Compared to variable-speed wind turbines which use complicated converters for grid connection, fixed-speed wind turbines have the advantageous of being simple, robust, and reliable, well proven and of low cost [5]. Venkatesh and Kulkarni’s research work demonstrated that with high values of Weibulls shape parameter, FPFS wind turbines are fairly competitive in terms of annual energy production (AEP), which is about 88% of its variable-speed version [6]. Therefore, they are used widely in small and medium wind energy market [7].

Blade aerodynamic design and analysis is the first step to achieve the expected power performance. The blade design parameters include airfoil shape, design attack angle, design tip speed ratio, and rated wind speed, which are to be considered in the wind turbine blade aerodynamic design stage. The selection of these blade parameters is often based on blade element momentum (BEM) theory [8].

Further blade design optimisation is essential to achieve a better power performance. Previous research indicates that wind turbine blade design optimisation has been carried out based on BEM theory, generally in an iterative way [9]. Bak’s research work on the sensitivity of key parameters in wind turbine blade design on power performance demonstrated that the design tip speed ratio should be between 5.5 and 8.5 depending on the airfoil performance [10].

Researchers have been trying to use advanced computational fluid dynamics (CFD) methods for wind turbine blade design optimisation. For example, CFD was used by Thumthae and Chitsomboon to calculate the optimal attack angles so as to achieve maximum power outputs for an untwisted horizontal axis wind turbine blade [11]. This is partly due to the flows passing through and around the rotating blades tending to interact, which can only be modelled in 3D flow domain. The other reason is that 2D aerodynamic data from wind tunnel testing are generally not available at high attack angles. At a high attack angle, the flow around the airfoil starts to separate, which leads to stall. 3D CFD aerodynamic models have been therefore developed with the aim to obtain a detailed 3D flow but have not yet become a well-accepted engineering tool due to uncertainties [12]. It remains a challenge to predict the stall accurately, which is typical for FPFS wind turbines under high winds or high attack angles. The aerodynamic behaviours of rotating wind turbine blades at high attack angles have not been fully understood.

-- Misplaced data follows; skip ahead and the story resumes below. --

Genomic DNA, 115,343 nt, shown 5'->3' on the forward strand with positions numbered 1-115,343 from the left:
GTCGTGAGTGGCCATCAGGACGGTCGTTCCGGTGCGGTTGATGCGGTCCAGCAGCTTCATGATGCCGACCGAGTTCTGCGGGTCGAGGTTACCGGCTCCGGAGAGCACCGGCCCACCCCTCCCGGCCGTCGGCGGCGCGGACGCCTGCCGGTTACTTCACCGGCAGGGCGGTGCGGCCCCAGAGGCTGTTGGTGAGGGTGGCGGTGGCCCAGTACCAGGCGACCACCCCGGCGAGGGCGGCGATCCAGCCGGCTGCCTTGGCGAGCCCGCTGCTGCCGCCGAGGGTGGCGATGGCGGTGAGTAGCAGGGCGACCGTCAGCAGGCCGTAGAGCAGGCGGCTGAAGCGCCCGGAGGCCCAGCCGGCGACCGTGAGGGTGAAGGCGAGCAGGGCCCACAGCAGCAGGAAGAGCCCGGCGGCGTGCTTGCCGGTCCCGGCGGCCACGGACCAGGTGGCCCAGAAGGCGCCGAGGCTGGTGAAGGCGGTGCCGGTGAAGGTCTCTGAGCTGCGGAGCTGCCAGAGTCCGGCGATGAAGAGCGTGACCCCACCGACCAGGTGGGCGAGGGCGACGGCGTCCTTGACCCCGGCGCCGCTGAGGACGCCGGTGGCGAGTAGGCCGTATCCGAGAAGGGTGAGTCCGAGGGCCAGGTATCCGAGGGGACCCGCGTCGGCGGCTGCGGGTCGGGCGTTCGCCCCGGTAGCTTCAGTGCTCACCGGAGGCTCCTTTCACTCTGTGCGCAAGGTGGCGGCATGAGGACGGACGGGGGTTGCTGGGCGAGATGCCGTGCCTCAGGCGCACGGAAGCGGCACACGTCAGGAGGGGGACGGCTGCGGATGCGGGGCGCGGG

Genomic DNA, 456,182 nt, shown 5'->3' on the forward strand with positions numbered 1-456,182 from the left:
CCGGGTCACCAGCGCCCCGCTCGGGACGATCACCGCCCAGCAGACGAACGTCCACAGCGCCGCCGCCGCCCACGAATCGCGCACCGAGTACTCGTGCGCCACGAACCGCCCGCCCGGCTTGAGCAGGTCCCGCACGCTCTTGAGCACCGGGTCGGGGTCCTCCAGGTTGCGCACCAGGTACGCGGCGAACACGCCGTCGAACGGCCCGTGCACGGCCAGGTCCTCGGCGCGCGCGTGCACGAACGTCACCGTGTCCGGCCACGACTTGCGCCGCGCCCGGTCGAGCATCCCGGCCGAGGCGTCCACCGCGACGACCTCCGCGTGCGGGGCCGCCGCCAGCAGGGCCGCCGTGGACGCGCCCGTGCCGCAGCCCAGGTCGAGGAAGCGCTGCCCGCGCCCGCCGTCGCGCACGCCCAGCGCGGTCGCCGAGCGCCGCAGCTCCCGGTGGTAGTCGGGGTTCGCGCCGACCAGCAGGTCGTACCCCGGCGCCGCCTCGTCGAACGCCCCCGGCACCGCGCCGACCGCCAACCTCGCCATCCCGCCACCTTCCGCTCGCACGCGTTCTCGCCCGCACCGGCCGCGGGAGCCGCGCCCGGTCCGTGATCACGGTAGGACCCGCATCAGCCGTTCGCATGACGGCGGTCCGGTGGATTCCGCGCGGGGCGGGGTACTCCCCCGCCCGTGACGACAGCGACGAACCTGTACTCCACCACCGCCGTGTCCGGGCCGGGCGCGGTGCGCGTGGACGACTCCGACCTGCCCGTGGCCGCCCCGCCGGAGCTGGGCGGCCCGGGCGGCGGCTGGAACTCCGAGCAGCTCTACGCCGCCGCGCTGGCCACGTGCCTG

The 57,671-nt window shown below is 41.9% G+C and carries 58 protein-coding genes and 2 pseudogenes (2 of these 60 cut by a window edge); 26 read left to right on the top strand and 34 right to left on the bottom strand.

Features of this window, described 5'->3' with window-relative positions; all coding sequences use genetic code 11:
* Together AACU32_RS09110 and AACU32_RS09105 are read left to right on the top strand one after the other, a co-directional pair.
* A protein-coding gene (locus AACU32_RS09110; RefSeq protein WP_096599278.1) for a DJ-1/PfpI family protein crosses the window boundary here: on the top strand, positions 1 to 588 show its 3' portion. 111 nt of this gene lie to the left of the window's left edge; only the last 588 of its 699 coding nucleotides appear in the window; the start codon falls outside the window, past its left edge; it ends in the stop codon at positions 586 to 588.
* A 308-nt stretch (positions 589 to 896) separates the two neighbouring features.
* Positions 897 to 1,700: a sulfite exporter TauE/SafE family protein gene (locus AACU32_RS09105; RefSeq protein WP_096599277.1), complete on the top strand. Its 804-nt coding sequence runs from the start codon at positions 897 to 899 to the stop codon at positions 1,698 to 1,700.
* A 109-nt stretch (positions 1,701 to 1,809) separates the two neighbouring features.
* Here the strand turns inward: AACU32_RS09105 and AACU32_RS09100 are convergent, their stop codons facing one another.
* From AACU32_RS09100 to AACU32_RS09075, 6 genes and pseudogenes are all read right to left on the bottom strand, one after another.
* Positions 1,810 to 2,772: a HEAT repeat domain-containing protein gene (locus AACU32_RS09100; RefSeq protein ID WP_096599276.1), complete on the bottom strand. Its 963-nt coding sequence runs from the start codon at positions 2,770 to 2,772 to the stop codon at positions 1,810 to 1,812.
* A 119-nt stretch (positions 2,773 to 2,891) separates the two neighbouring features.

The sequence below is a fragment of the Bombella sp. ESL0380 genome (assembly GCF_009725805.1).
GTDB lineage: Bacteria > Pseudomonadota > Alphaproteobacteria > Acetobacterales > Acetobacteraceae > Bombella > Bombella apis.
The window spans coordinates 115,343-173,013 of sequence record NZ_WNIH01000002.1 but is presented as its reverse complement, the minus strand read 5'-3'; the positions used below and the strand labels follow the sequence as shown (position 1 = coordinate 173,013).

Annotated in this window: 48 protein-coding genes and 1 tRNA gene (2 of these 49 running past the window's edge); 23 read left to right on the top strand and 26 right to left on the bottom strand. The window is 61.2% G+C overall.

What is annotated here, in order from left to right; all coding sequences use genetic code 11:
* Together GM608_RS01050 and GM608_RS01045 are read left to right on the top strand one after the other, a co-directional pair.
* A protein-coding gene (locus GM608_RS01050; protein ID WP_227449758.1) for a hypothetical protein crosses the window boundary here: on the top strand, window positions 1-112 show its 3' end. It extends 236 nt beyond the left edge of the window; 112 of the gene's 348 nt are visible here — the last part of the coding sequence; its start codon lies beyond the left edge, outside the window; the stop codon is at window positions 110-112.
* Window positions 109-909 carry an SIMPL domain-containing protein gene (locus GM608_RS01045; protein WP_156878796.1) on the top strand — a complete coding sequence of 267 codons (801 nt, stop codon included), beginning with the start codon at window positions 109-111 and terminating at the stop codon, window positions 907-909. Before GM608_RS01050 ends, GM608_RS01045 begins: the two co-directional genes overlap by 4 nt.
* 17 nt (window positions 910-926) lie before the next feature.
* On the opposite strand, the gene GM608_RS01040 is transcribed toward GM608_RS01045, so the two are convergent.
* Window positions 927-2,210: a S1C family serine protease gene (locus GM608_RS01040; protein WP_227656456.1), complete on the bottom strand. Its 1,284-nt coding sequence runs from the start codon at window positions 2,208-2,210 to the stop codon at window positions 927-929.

Modern artificial intelligence (AI) control algorithms are also used in wind turbine blade design optimisation. For example, artificial neural networks were also presented to estimate the optimal tip speed ratio for wind turbines [13, 14]. However, the AI optimization methods are dealing with individual design parameters, which are intertwined and should be considered simultaneously. There is a need to address the selection principles of these parameters before executing blade design codes and evaluate the impacts of these parameters on the annual energy production (AEP).

This paper aims to demonstrate a practical method for the blade design optimisation for FPFS wind turbines through a 10 kW wind turbine blade design case study using airfoil DU93W210 based on maximum AEP for low wind speed sites and, in particular, to highlight the importance of selection of the design wind speed, design tip speed ratio, and design airfoil attack angle for the optimum blade design.